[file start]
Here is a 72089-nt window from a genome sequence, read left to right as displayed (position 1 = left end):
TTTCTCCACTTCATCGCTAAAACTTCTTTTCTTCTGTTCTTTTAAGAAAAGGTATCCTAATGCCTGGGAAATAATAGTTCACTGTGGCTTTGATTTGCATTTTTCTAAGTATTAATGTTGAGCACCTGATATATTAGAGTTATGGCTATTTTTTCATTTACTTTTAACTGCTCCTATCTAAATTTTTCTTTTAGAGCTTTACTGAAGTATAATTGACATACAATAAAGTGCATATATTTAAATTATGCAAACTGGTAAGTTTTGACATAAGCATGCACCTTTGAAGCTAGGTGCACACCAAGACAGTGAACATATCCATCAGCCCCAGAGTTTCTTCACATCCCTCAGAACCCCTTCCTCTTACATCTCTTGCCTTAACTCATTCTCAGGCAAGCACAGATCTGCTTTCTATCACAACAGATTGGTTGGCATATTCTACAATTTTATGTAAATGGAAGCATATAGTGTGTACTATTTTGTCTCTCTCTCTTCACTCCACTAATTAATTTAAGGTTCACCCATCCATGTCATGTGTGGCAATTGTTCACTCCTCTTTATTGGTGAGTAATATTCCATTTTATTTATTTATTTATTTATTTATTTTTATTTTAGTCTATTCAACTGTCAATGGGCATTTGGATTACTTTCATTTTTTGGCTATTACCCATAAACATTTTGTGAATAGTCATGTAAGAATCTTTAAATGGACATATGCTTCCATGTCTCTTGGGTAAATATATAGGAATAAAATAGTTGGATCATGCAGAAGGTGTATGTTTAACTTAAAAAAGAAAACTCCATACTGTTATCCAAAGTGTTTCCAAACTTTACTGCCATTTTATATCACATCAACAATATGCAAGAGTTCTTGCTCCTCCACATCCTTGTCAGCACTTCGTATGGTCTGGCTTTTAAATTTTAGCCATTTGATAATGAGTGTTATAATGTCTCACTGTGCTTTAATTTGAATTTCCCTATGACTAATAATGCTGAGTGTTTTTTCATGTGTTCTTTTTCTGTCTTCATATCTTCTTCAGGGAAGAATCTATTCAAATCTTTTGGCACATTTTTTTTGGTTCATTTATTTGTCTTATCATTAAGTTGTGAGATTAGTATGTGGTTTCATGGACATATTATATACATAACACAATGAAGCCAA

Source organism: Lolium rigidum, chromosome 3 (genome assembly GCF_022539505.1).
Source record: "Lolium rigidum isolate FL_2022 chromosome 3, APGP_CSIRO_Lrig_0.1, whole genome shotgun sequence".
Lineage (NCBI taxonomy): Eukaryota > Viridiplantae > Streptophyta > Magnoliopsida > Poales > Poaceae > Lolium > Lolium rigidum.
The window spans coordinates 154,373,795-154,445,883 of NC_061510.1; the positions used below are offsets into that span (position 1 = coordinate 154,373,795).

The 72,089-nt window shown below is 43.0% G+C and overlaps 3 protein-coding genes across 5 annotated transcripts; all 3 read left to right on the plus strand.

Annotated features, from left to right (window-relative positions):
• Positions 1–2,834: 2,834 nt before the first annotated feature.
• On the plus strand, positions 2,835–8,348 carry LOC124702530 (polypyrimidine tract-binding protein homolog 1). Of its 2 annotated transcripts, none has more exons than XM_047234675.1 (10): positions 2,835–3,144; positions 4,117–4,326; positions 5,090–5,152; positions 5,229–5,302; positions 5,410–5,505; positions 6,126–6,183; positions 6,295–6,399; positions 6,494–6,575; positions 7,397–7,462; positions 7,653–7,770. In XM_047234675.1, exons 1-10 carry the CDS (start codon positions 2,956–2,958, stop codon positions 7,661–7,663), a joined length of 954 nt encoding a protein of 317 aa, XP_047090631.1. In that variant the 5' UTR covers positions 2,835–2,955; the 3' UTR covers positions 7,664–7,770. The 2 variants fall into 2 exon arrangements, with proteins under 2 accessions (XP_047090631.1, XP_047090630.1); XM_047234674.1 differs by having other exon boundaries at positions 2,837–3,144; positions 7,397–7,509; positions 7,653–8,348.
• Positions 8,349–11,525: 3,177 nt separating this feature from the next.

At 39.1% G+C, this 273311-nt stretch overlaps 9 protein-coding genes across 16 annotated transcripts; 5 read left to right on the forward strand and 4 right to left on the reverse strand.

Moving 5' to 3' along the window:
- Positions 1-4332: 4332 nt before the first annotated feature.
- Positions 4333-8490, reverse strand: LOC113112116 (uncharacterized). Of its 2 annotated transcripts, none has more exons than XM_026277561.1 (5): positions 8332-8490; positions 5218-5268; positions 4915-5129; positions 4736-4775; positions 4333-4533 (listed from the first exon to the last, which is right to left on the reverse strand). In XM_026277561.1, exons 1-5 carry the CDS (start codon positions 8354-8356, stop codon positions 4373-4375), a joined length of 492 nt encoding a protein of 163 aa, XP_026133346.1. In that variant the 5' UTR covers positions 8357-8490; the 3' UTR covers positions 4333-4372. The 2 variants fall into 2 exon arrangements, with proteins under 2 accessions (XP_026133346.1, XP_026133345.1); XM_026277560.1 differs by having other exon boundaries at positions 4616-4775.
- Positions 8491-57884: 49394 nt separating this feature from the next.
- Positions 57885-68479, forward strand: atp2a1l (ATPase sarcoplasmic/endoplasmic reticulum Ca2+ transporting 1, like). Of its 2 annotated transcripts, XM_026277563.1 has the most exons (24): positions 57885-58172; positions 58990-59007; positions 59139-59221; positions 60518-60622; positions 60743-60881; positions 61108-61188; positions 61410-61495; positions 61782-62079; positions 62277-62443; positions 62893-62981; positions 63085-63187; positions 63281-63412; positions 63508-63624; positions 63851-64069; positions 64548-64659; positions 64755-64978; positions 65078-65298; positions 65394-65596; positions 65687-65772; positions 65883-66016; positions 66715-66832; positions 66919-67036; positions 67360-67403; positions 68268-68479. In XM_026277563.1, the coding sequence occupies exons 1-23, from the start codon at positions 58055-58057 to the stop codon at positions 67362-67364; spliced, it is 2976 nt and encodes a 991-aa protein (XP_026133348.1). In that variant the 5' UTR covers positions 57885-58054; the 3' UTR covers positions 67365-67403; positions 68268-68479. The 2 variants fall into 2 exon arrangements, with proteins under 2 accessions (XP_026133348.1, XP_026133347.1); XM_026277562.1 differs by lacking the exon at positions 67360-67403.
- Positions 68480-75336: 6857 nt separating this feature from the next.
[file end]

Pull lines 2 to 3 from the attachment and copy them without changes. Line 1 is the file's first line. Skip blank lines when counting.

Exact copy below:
TTTCTCCACTTCATCGCTAAAACTTCTTTTCTTCTGTTCTTTTAAGAAAAGGTATCCTAATGCCTGGGAAATAATAGTTCACTGTGGCTTTGATTTGCATTTTTCTAAGTATTAATGTTGAGCACCTGATATATTAGAGTTATGGCTATTTTTTCATTTACTTTTAACTGCTCCTATCTAAATTTTTCTTTTAGAGCTTTACTGAAGTATAATTGACATACAATAAAGTGCATATATTTAAATTATGCAAACTGGTAAGTTTTGACATAAGCATGCACCTTTGAAGCTAGGTGCACACCAAGACAGTGAACATATCCATCAGCCCCAGAGTTTCTTCACATCCCTCAGAACCCCTTCCTCTTACATCTCTTGCCTTAACTCATTCTCAGGCAAGCACAGATCTGCTTTCTATCACAACAGATTGGTTGGCATATTCTACAATTTTATGTAAATGGAAGCATATAGTGTGTACTATTTTGTCTCTCTCTCTTCACTCCACTAATTAATTTAAGGTTCACCCATCCATGTCATGTGTGGCAATTGTTCACTCCTCTTTATTGGTGAGTAATATTCCATTTTATTTATTTATTTATTTATTTATTTTTATTTTAGTCTATTCAACTGTCAATGGGCATTTGGATTACTTTCATTTTTTGGCTATTACCCATAAACATTTTGTGAATAGTCATGTAAGAATCTTTAAATGGACATATGCTTCCATGTCTCTTGGGTAAATATATAGGAATAAAATAGTTGGATCATGCAGAAGGTGTATGTTTAACTTAAAAAAGAAAACTCCATACTGTTATCCAAAGTGTTTCCAAACTTTACTGCCATTTTATATCACATCAACAATATGCAAGAGTTCTTGCTCCTCCACATCCTTGTCAGCACTTCGTATGGTCTGGCTTTTAAATTTTAGCCATTTGATAATGAGTGTTATAATGTCTCACTGTGCTTTAATTTGAATTTCCCTATGACTAATAATGCTGAGTGTTTTTTCATGTGTTCTTTTTCTGTCTTCATATCTTCTTCAGGGAAGAATCTATTCAAATCTTTTGGCACATTTTTTTTGGTTCATTTATTTGTCTTATCATTAAGTTGTGAGATTAGTATGTGGTTTCATGGACATATTATATACATAACACAATGAAGCCAA

Source organism: Lolium rigidum, chromosome 3 (genome assembly GCF_022539505.1).